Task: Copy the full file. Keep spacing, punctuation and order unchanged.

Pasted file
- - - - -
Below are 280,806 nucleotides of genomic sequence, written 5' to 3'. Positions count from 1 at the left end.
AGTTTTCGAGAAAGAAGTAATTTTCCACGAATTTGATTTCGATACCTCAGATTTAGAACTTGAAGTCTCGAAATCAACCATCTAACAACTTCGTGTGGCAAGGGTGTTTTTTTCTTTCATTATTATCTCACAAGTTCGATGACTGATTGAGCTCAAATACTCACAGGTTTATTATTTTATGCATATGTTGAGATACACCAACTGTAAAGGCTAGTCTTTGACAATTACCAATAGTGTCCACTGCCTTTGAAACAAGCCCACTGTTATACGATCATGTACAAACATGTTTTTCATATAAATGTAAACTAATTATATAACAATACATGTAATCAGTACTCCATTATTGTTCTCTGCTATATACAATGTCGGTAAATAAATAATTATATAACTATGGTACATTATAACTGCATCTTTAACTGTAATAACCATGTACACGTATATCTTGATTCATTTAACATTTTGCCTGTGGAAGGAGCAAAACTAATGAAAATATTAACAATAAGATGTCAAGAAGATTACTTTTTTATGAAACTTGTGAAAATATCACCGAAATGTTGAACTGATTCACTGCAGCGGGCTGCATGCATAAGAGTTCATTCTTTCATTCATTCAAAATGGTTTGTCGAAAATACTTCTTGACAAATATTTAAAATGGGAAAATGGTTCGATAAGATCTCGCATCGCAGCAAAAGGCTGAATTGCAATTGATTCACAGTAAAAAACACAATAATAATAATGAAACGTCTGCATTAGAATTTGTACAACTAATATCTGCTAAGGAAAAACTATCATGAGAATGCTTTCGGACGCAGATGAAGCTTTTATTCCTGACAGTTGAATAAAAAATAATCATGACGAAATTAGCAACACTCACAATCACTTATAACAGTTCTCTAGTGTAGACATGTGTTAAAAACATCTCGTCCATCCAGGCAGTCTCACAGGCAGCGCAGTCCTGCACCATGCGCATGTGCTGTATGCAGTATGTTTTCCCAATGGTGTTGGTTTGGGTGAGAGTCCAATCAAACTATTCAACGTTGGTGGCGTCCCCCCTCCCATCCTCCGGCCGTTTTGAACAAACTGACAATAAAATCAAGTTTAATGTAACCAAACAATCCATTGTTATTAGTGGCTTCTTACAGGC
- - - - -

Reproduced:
Below are 280,806 nucleotides of genomic sequence, written 5' to 3'. Positions count from 1 at the left end.
AGTTTTCGAGAAAGAAGTAATTTTCCACGAATTTGATTTCGATACCTCAGATTTAGAACTTGAAGTCTCGAAATCAACCATCTAACAACTTCGTGTGGCAAGGGTGTTTTTTTCTTTCATTATTATCTCACAAGTTCGATGACTGATTGAGCTCAAATACTCACAGGTTTATTATTTTATGCATATGTTGAGATACACCAACTGTAAAGGCTAGTCTTTGACAATTACCAATAGTGTCCACTGCCTTTGAAACAAGCCCACTGTTATACGATCATGTACAAACATGTTTTTCATATAAATGTAAACTAATTATATAACAATACATGTAATCAGTACTCCATTATTGTTCTCTGCTATATACAATGTCGGTAAATAAATAATTATATAACTATGGTACATTATAACTGCATCTTTAACTGTAATAACCATGTACACGTATATCTTGATTCATTTAACATTTTGCCTGTGGAAGGAGCAAAACTAATGAAAATATTAACAATAAGATGTCAAGAAGATTACTTTTTTATGAAACTTGTGAAAATATCACCGAAATGTTGAACTGATTCACTGCAGCGGGCTGCATGCATAAGAGTTCATTCTTTCATTCATTCAAAATGGTTTGTCGAAAATACTTCTTGACAAATATTTAAAATGGGAAAATGGTTCGATAAGATCTCGCATCGCAGCAAAAGGCTGAATTGCAATTGATTCACAGTAAAAAACACAATAATAATAATGAAACGTCTGCATTAGAATTTGTACAACTAATATCTGCTAAGGAAAAACTATCATGAGAATGCTTTCGGACGCAGATGAAGCTTTTATTCCTGACAGTTGAATAAAAAATAATCATGACGAAATTAGCAACACTCACAATCACTTATAACAGTTCTCTAGTGTAGACATGTGTTAAAAACATCTCGTCCATCCAGGCAGTCTCACAGGCAGCGCAGTCCTGCACCATGCGCATGTGCTGTATGCAGTATGTTTTCCCAATGGTGTTGGTTTGGGTGAGAGTCCAATCAAACTATTCAACGTTGGTGGCGTCCCCCCTCCCATCCTCCGGCCGTTTTGAACAAACTGACAATAAAATCAAGTTTAATGTAACCAAACAATCCATTGTTATTAGTGGCTTCTTACAGGC